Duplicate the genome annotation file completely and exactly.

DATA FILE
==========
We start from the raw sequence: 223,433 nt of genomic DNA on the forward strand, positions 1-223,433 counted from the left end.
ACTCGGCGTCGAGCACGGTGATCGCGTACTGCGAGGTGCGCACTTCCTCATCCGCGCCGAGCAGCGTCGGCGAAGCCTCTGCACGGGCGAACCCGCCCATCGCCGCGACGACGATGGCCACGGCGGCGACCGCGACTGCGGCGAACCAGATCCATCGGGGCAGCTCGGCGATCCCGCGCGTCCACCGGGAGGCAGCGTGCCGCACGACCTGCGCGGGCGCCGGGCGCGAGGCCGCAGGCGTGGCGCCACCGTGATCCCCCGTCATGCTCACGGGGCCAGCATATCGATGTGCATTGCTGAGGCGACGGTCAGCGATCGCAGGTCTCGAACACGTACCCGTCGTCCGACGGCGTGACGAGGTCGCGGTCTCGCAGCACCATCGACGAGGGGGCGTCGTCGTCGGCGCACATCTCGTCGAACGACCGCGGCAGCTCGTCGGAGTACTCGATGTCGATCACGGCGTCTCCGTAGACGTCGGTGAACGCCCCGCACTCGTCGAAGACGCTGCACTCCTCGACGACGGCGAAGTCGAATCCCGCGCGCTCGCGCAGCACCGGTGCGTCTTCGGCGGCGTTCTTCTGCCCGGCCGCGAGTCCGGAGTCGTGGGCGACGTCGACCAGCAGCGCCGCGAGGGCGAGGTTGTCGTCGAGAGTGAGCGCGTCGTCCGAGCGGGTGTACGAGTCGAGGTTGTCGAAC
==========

We start from the raw sequence: 223,433 nt of genomic DNA on the forward strand, positions 1-223,433 counted from the left end.
ACTCGGCGTCGAGCACGGTGATCGCGTACTGCGAGGTGCGCACTTCCTCATCCGCGCCGAGCAGCGTCGGCGAAGCCTCTGCACGGGCGAACCCGCCCATCGCCGCGACGACGATGGCCACGGCGGCGACCGCGACTGCGGCGAACCAGATCCATCGGGGCAGCTCGGCGATCCCGCGCGTCCACCGGGAGGCAGCGTGCCGCACGACCTGCGCGGGCGCCGGGCGCGAGGCCGCAGGCGTGGCGCCACCGTGATCCCCCGTCATGCTCACGGGGCCAGCATATCGATGTGCATTGCTGAGGCGACGGTCAGCGATCGCAGGTCTCGAACACGTACCCGTCGTCCGACGGCGTGACGAGGTCGCGGTCTCGCAGCACCATCGACGAGGGGGCGTCGTCGTCGGCGCACATCTCGTCGAACGACCGCGGCAGCTCGTCGGAGTACTCGATGTCGATCACGGCGTCTCCGTAGACGTCGGTGAACGCCCCGCACTCGTCGAAGACGCTGCACTCCTCGACGACGGCGAAGTCGAATCCCGCGCGCTCGCGCAGCACCGGTGCGTCTTCGGCGGCGTTCTTCTGCCCGGCCGCGAGTCCGGAGTCGTGGGCGACGTCGACCAGCAGCGCCGCGAGGGCGAGGTTGTCGTCGAGAGTGAGCGCGTCGTCCGAGCGGGTGTACGAGTCGAGGTTGTCGAAC